Non-State Actors in Conflicts: Conspiracies, Myths, and Practices explores some of the most pressing topics in political science and media studies. The contributions gathered here provide alternative perspectives on various non-state actors and their functions in global politics, in addition to providing case studies and theoretical approaches towards non-state actors, such as armed non-state actors and international non-governmental organizations. The volume also covers the topic of conspiracy theories and conspiracies formed in relation to the functions and existence of these actors.
The role and position of non-state actors in international law is the subject of a long-standing and intensive scholarly debate. This book explores the participation of this new category of actors in an international legal system that has historically been dominated by states. It explores the most important issues, actors and theoretical approaches with respect to these new participants in international law. It provides the reader with a comprehensive and state-of-the-art overview of the most important legal and political developments and perspectives. Relevant non-state actors discussed in this volume include, in particular, international governmental organisations, international non-governmental organisations, multinational companies, investors and armed opposition groups. Their legal position is considered in relation to specific issue-areas, such as humanitarian law, human rights, the use of force and international responsibility. The main legal theories on non-state actors' position in international law ? neo-positivism, the policy-oriented approach and transnational law ? are covered at the beginning of the book, and the essential political science perspectives ? on non-state actors' role in international politics and globalisation, as well as their soft power ? are presented at the end.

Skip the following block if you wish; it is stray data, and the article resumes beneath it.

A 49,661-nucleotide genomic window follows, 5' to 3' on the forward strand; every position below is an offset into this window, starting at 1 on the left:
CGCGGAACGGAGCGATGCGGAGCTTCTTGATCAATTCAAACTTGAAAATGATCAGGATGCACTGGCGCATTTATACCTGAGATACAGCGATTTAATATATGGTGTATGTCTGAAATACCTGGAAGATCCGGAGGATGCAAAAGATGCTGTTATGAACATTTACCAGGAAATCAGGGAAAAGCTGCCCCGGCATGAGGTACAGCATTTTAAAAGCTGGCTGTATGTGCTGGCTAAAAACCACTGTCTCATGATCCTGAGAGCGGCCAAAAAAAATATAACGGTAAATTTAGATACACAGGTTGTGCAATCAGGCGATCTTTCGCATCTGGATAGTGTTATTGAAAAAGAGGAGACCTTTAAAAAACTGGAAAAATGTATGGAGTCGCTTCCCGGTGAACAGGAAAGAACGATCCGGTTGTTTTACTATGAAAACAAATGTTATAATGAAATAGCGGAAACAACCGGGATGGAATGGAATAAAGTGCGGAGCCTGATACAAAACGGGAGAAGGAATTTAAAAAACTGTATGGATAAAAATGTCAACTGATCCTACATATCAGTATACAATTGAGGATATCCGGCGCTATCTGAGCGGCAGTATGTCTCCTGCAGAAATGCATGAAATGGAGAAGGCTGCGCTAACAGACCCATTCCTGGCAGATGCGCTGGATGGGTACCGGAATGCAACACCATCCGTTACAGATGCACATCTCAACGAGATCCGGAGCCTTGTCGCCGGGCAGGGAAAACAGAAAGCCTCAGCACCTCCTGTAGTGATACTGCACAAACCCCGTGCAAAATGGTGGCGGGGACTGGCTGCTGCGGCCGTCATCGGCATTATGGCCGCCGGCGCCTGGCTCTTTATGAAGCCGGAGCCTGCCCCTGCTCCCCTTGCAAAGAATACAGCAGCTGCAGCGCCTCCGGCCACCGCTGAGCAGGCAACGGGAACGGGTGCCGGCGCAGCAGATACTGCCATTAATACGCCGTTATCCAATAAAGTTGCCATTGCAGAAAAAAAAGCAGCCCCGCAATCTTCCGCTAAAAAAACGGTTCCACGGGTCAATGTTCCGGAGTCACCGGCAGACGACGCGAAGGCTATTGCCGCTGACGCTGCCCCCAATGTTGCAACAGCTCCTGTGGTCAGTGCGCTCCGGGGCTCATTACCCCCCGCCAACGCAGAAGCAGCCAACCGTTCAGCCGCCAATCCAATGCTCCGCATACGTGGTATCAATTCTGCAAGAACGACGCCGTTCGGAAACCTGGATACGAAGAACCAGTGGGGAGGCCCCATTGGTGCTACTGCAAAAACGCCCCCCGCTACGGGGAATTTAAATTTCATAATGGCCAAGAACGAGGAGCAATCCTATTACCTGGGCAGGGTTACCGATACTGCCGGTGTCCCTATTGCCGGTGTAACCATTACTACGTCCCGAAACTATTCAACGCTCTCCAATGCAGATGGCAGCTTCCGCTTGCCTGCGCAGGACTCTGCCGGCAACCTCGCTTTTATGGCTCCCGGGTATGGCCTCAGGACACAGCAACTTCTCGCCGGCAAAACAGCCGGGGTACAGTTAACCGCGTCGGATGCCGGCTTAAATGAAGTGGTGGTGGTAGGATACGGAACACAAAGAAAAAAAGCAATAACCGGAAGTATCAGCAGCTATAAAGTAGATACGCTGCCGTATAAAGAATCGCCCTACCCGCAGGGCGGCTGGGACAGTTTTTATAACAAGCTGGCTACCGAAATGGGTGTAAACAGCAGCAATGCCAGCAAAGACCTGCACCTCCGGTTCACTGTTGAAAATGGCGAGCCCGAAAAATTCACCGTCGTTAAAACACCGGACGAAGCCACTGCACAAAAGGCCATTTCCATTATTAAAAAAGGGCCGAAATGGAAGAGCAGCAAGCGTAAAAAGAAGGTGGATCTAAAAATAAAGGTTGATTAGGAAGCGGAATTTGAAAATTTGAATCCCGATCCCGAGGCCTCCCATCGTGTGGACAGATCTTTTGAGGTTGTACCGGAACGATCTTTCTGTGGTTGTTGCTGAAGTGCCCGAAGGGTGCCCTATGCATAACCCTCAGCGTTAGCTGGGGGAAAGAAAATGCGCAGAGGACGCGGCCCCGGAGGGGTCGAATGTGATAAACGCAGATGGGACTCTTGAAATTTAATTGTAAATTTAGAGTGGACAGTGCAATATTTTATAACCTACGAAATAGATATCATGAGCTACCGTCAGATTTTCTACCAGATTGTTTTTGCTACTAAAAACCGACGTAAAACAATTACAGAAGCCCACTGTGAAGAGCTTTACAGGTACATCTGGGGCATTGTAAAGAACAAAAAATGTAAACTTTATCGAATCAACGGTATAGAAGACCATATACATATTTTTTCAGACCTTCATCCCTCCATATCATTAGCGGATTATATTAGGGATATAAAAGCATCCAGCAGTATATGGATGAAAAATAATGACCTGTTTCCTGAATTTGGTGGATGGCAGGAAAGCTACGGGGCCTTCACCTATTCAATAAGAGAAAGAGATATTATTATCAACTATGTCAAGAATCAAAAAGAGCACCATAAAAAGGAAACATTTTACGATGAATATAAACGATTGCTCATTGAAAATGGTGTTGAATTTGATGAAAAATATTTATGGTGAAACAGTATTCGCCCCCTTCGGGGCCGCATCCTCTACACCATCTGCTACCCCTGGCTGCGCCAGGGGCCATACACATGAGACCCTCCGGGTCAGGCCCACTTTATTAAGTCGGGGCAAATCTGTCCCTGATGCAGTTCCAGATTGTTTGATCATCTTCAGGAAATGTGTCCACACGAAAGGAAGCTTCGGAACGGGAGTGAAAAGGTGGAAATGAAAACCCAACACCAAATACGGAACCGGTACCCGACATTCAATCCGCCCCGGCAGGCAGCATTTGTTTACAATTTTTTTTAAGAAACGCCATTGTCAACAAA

This book represents a conference organized by the Social Science Research Centre Berlin (WZB), the Alfred Herrhausen Society, The International Forum of the Deutsche Bank, and the Centre for the Analysis of Risk and Regulation (CARR) at the London School of Economics and Political Science (LSE) in November 2004 in London. Changes in statehood are one of the main indicators of a shift in the focus of governance onto the global level. This is manifested most clearly in the emergence and growing importance of actors that are no longer tied to national or state contexts in the traditional way, as with national parliaments, government ministries, or administrative bodies. The age of global governance is an age of international actors, such as the WTO, and of non-state actors, such as non-governmental organizations (NGOs) and transnational corporations (TNCs). The aim of the conference was to take a closer look at these non-state actors, the scope of their activities, the way they operate, and the extent to which they are perhaps more appropriately classified as "governance actors", given their function as regulators and standard setters, tasks more traditionally associated with the state.